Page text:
This has been the third time in about three weeks that I have come across something wonderful in nature. Previously it was lady birds, then a snake and now Firebugs.
I have seen Firebugs before and I named them sex bugs (because every time I saw them they looked like they were engaged in coitus) . Though I have just educated myself to write this blog.
Firebug (Pyrrhocoris apterus). Family Pyrrhocoridae.
Pyrrho-coris = red insect. a-pterus = without wings. But they have brachypterous wings. Brachyptery means, that the wings are very reduced and non-functional, in other words they can’t fly. Occasionally there are long winged firebugs (macropteer), They have a striking red head with black markings, also noticeable are the black triangles and the two large black round spots.
Firebugs generally mate in April and May. Their diet consists primarily of seeds from lime trees and mallows. They can often be found in groups near the base of lime tree trunks, on the sunny side. They also eat dead insects and sometimes even living ones.
They can be seen in a tandem formation when mating which can take from 12 hours up to 7 days. The long period of copulating is probably used by the males as a form of ejaculate-guarding under high competition with other males.
The firebug lives throughout the Palaearctic from the Atlantic coast of Europe to northwest China. It has also been reported from the USA, Central America and India. It has been reported as recently expanding its distribution northwards into mainland UK.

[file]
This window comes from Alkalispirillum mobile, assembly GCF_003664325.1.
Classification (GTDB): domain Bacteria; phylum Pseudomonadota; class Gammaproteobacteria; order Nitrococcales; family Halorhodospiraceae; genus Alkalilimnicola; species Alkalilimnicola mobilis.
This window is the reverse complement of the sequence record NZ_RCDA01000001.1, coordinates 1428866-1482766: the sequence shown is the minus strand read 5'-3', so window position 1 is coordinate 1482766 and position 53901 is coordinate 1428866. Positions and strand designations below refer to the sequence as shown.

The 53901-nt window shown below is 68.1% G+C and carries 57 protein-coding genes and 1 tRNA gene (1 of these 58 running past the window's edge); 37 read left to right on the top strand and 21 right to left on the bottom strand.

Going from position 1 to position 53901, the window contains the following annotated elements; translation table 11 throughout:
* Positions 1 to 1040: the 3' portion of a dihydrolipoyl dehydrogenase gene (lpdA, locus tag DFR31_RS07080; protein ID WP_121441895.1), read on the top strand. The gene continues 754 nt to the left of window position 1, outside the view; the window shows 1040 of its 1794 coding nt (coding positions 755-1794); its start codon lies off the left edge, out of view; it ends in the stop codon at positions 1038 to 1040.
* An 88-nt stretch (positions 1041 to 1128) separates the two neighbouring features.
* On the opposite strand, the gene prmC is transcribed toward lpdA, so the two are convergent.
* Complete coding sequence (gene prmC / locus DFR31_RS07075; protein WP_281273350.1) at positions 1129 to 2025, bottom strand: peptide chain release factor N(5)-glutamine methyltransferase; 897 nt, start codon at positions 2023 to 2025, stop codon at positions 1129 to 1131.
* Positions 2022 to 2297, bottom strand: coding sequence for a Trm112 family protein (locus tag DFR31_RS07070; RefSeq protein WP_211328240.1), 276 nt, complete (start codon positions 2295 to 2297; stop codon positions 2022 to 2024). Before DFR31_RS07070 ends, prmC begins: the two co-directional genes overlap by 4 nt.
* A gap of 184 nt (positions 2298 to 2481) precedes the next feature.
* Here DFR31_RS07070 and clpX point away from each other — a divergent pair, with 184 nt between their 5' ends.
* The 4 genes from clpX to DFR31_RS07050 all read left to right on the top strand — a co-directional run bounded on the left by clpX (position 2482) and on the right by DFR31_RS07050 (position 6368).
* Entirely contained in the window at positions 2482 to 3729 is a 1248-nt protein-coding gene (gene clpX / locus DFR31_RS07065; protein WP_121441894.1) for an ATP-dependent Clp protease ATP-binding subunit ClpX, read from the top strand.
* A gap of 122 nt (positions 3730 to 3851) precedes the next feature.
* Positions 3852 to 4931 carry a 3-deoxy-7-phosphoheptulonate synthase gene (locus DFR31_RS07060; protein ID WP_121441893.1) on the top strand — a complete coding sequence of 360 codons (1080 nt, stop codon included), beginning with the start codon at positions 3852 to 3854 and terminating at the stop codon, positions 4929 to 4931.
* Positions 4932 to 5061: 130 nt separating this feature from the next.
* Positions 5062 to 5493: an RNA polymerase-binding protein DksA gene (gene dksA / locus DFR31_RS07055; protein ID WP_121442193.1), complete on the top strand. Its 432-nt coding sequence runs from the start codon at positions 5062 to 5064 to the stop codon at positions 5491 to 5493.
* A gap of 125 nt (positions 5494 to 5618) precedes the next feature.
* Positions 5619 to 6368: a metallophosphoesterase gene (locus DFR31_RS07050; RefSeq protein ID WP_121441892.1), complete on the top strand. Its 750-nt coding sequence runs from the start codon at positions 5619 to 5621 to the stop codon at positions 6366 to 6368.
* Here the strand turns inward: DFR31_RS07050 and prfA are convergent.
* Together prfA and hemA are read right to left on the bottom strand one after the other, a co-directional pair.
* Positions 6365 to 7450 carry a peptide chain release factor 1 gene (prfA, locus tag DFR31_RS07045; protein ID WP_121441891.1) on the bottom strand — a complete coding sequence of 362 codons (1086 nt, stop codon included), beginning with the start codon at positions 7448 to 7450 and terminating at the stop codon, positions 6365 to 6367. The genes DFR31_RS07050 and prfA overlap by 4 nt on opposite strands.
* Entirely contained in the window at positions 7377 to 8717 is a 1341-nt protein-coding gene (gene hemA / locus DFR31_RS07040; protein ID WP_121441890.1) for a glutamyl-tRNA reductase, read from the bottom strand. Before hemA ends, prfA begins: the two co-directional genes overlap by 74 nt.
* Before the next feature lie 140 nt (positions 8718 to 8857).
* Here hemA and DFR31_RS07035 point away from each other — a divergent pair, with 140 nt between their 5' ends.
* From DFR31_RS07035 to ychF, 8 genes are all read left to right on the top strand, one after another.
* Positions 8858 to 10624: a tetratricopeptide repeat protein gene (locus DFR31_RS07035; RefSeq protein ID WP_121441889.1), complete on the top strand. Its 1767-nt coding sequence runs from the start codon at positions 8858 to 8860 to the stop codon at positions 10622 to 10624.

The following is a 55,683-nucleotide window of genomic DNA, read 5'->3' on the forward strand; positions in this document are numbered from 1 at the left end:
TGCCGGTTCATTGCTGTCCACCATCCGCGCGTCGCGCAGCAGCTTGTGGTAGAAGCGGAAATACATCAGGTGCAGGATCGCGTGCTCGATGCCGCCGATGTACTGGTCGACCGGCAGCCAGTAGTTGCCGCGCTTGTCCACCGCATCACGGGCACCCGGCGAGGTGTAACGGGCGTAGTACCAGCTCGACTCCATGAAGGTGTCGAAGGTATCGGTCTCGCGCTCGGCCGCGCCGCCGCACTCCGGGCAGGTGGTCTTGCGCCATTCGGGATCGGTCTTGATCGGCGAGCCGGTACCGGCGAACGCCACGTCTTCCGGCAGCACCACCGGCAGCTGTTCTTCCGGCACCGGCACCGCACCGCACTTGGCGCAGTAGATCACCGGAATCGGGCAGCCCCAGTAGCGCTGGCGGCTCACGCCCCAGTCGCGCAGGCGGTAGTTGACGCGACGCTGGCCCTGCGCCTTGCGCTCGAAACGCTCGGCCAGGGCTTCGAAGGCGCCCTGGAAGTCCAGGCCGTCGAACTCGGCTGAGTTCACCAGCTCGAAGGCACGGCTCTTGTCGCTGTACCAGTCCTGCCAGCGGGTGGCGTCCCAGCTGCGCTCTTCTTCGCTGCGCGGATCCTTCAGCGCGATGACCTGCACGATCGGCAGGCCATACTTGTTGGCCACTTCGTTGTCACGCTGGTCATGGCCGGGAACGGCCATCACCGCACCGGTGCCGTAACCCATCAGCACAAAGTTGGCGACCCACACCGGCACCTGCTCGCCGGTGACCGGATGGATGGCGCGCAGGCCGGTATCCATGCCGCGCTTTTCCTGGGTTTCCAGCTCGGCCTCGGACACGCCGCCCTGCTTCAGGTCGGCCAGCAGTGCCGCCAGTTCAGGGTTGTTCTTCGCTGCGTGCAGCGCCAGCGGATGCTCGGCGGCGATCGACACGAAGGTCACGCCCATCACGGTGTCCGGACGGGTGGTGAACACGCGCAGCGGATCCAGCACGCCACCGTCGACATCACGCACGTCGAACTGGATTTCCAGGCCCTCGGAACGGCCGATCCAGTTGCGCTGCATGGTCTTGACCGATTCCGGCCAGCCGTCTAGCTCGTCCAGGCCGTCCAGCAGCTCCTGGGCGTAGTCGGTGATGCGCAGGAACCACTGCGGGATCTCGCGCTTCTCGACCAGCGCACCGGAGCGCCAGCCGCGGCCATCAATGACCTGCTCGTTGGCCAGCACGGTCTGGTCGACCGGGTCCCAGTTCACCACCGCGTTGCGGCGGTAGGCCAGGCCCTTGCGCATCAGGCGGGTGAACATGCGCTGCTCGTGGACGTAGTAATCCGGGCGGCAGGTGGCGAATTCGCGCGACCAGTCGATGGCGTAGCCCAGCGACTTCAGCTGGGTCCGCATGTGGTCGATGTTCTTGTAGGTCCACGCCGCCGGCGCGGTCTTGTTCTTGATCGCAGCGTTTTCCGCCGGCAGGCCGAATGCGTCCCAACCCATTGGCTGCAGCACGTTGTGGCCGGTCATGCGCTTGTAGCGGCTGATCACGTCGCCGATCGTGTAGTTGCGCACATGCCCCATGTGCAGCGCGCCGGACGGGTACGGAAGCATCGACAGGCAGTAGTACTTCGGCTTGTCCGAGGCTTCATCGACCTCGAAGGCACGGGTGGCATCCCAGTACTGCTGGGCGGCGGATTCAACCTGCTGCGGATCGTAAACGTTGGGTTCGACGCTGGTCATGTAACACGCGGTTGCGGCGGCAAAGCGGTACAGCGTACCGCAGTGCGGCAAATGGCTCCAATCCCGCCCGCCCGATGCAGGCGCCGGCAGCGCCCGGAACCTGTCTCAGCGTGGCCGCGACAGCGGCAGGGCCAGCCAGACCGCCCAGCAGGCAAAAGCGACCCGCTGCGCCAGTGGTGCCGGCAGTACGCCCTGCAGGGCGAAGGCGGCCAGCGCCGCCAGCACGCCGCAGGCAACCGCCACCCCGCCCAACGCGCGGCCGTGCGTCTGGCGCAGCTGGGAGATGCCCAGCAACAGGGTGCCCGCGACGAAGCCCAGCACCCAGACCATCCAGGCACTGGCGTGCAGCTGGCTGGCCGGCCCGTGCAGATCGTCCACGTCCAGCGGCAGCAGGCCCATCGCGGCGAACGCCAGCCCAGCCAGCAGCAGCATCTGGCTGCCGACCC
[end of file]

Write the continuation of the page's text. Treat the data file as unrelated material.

I had found these Firebugs eating a medium sized flying insect as I got off my bus and walking to my afternoon classes. What caught my attention was that they were in a small group swarming over something, I had never seen this behavior before. I grabbed my camera out of my bag with its 50mm lens (again) and started shooting.
My 50mm lens is coming in handy, It is small lightweight and so easy to carry. At F3.5 it is not supper fast though.
If you liked the post please share with others using your favorite social media site.
If you wish to get notifications when I post on my blog, you can follow me on Twitter@aperture64, on Facebook.com/aperturesixtyfour or alternatively be emailed by subscribing below.
7 thoughts on “Firebugs”
I can see we shall have you hooked on macro wildlife soon………. in some ways its the research and discovery that drives me. Bugs are great!
Macro wildlife is a bit like still life. you need to get the lighting right, close and still and create movement. I think the late spring has meant all these insects have erupted onto the land at the same time create more opportunities to capture them. And I am having fun with it.
Lighting is tough. I use a Canon twinlight MT 24-EX – very versatile but still on-camera. Enjoy it while it lasts.
I think there will be spurt of images now and then in the autumn when it is mushroom season, there are some great images then. I will def take advantage of it.
Great macro pix and a bonus entomology lesson – thanks, now I (know more about firebugs and) have some trivia for dinner conversation!
I hope the trivia doesn’t put anybody off their food.
Not likely – it can get pretty descriptive here at times…